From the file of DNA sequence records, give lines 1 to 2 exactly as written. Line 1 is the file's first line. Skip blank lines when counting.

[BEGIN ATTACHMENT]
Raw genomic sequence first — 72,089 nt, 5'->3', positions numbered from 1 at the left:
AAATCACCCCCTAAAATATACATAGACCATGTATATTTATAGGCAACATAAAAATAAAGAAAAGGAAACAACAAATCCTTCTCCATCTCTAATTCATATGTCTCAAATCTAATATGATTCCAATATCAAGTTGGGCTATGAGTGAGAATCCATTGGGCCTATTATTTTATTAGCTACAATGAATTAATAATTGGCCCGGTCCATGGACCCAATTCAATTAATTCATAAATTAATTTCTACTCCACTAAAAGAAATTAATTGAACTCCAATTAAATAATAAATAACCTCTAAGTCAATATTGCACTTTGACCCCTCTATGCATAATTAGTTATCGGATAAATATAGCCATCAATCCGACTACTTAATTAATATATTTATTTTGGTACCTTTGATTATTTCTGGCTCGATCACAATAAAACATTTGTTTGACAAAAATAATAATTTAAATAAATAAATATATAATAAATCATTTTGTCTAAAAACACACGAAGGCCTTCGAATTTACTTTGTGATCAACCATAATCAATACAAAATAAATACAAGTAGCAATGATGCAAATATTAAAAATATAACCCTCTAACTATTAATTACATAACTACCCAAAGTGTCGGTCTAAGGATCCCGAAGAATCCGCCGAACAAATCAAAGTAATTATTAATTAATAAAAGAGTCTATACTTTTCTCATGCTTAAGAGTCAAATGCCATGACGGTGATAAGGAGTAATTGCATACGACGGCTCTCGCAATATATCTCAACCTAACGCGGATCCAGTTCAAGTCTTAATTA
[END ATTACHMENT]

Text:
Raw genomic sequence first — 72,089 nt, 5'->3', positions numbered from 1 at the left:
AAATCACCCCCTAAAATATACATAGACCATGTATATTTATAGGCAACATAAAAATAAAGAAAAGGAAACAACAAATCCTTCTCCATCTCTAATTCATATGTCTCAAATCTAATATGATTCCAATATCAAGTTGGGCTATGAGTGAGAATCCATTGGGCCTATTATTTTATTAGCTACAATGAATTAATAATTGGCCCGGTCCATGGACCCAATTCAATTAATTCATAAATTAATTTCTACTCCACTAAAAGAAATTAATTGAACTCCAATTAAATAATAAATAACCTCTAAGTCAATATTGCACTTTGACCCCTCTATGCATAATTAGTTATCGGATAAATATAGCCATCAATCCGACTACTTAATTAATATATTTATTTTGGTACCTTTGATTATTTCTGGCTCGATCACAATAAAACATTTGTTTGACAAAAATAATAATTTAAATAAATAAATATATAATAAATCATTTTGTCTAAAAACACACGAAGGCCTTCGAATTTACTTTGTGATCAACCATAATCAATACAAAATAAATACAAGTAGCAATGATGCAAATATTAAAAATATAACCCTCTAACTATTAATTACATAACTACCCAAAGTGTCGGTCTAAGGATCCCGAAGAATCCGCCGAACAAATCAAAGTAATTATTAATTAATAAAAGAGTCTATACTTTTCTCATGCTTAAGAGTCAAATGCCATGACGGTGATAAGGAGTAATTGCATACGACGGCTCTCGCAATATATCTCAACCTAACGCGGATCCAGTTCAAGTCTTAATTA